The summer before I started grad school, I paid a visit to the New York Public Library to research my puzzling self. I could say research my gender identity or some other apt phrase, but in 1985, I had no language for this. Only confusion: I seemed to be a straight male due to my body and my attraction to women. Yet I was frequently consumed by the idea of being a woman and transfixed whenever I came across a transvestite or transsexual, all the while staying uninvolved in relationships and still a virgin. I had no idea what was going on, but at the New York Public Library, with its vast store of knowledge, surely there would be answers.
I looked up “transsexual” in the catalog room, filled out some call slips, nervously walked them over to a librarian in the magisterial main reading room, who sent them through pneumatic tubes down to the underground city of research stacks. Before long, up came a pile of books and journals for me to pore over, articles on sex hormones and brain formation, studies exploring which family patterns or cultural factors might correlate with transsexuality. The research was replete with Latinate words, abstruse graphs and labyrinthine footnotes. I read about the “Benjamin Scale”—Dr. Harry Benjamin’s once widely accepted (but quite bizarre) method for distinguishing transvestites from “non-surgical” transsexuals and “true” transsexuals, and “homosexual transsexuals” from “heterosexual transsexuals,” all of which made my head spin. Back I went to the card catalog, up came more scientific literature, not a shred of which resonated with my experience. Perhaps I really was a space alien—a theory I occasionally entertained as a child.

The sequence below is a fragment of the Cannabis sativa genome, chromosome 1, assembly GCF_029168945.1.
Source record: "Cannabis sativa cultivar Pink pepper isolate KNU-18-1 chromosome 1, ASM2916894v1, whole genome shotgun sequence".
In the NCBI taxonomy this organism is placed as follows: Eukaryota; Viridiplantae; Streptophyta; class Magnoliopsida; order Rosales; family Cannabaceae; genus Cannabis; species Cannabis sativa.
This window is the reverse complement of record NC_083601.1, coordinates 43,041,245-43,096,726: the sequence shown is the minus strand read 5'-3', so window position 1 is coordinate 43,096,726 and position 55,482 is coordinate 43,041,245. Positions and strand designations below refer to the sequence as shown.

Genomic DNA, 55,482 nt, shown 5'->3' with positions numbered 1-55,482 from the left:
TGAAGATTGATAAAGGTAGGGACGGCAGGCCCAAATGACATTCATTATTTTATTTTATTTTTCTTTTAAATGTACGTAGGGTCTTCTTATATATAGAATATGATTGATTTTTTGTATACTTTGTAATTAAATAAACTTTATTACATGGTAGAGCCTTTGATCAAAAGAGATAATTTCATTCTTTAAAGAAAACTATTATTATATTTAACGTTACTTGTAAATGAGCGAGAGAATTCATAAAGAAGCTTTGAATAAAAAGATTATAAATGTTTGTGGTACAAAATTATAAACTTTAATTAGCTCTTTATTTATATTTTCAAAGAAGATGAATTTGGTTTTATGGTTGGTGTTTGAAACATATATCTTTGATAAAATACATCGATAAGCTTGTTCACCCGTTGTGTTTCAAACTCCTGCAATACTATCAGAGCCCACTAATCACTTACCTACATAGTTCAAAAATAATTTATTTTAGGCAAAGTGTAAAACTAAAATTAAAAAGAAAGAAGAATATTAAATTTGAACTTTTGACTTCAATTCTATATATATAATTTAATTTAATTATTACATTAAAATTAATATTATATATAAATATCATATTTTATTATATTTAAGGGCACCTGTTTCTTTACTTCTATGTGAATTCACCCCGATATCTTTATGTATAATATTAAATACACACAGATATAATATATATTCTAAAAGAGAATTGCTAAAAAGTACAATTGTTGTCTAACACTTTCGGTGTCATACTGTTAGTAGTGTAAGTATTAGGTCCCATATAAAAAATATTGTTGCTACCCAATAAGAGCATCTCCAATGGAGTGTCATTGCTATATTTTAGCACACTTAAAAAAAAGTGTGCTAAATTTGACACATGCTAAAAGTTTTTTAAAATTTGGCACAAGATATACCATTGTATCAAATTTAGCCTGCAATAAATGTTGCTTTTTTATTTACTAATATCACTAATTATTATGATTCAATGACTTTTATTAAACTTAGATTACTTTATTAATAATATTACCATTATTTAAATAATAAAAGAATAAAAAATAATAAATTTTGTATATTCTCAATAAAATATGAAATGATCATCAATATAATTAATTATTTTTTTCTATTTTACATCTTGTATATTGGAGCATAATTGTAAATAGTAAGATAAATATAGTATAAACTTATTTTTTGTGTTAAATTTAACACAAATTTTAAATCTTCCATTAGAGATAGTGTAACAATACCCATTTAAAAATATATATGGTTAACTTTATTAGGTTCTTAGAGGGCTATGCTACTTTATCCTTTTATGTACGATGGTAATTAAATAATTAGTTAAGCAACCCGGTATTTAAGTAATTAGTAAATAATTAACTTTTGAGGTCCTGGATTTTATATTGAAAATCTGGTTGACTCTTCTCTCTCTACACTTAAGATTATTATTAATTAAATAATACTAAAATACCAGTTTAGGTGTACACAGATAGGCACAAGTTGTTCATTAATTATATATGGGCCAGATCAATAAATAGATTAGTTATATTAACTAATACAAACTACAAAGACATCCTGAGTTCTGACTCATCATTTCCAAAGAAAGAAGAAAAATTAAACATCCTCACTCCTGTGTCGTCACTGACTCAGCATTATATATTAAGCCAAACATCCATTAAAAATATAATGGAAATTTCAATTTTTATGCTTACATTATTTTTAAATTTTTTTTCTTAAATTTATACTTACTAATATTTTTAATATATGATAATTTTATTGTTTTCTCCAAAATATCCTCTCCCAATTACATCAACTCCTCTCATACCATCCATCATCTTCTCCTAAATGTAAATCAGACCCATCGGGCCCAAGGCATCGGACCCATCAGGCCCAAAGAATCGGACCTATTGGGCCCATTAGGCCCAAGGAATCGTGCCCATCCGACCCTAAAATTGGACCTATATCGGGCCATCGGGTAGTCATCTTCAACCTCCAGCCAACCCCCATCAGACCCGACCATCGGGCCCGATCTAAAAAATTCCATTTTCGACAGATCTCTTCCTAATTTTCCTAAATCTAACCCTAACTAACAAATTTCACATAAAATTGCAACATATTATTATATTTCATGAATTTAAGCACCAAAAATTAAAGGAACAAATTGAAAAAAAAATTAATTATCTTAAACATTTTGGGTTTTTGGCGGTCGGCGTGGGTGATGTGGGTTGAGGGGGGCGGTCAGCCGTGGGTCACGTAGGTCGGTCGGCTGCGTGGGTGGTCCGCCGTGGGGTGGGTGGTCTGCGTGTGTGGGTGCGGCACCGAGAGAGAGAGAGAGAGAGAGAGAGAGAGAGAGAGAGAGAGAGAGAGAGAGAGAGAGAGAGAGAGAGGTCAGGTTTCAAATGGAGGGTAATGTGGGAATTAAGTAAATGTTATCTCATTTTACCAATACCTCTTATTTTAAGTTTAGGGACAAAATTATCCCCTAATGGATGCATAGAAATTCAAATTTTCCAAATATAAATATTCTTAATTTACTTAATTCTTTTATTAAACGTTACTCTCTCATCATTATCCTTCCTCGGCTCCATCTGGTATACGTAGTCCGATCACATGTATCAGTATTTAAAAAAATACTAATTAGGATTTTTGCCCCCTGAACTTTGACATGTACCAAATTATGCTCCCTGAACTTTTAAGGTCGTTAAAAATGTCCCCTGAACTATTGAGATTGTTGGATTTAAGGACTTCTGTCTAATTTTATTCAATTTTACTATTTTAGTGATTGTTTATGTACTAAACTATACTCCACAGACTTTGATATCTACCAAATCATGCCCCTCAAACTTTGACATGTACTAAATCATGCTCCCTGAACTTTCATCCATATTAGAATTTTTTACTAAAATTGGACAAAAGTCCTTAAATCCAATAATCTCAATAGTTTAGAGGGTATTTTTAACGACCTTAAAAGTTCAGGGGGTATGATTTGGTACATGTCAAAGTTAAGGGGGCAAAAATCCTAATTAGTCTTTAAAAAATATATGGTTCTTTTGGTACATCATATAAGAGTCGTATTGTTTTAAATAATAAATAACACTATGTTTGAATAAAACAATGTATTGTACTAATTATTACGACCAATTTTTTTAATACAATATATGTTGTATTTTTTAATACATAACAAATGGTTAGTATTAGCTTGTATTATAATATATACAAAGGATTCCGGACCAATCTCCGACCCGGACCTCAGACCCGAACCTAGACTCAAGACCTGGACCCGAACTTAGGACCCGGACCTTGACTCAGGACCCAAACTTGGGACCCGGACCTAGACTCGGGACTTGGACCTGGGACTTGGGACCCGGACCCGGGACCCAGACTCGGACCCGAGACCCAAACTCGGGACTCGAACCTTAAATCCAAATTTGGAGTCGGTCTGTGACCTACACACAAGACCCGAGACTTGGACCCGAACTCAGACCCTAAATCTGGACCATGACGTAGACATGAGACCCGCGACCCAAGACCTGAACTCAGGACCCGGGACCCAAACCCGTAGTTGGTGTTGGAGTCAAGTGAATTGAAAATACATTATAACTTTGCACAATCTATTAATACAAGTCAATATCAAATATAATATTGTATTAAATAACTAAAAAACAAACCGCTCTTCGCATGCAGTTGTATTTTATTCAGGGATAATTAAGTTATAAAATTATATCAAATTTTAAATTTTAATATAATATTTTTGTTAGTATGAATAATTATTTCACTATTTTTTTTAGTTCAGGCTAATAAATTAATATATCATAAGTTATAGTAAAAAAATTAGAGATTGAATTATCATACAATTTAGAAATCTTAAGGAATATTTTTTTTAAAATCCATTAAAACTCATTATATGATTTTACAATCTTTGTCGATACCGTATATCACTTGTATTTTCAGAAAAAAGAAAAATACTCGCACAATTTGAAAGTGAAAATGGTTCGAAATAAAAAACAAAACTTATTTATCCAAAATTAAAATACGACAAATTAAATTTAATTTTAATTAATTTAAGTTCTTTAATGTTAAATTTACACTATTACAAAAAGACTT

The year before, I had taken college courses in gender studies taught by feminist professors with political agendas and didn’t learn a thing about myself or anybody else. But in another 10 years, I’d have the Internet, which would change everything.
The first trans website I remember bore the ominous title, “URNotAlone.” It featured galleries of photos and caption descriptions of people who called themselves “TGirls.” I remember the suspense as each image downloaded through the bottleneck of my phone modem—first hair, then a face, a torso, maybe even legs—until I beheld some closeted individual from the privacy of my own closet. By that time, I’d ventured out as a cross-dresser under cover of night and met others like me in some Manhattan hideaway, but the Internet showed me that being trans is not some “only in New York” thing. We were everywhere, worldwide, and we were beginning to talk to one another, exchanging stories and information in chat rooms and through email. It would be a long time still before I would fully open to my identity and begin to transition. In the meantime, in the small hours of the night during a difficult life, the Internet helped me hang on, showing me legions of others who were also hanging on.
It’s fitting that that community, and not medical science, gave me what I needed to know about myself. Fitting because we are meant to be in communities—without them we can’t know ourselves as human.
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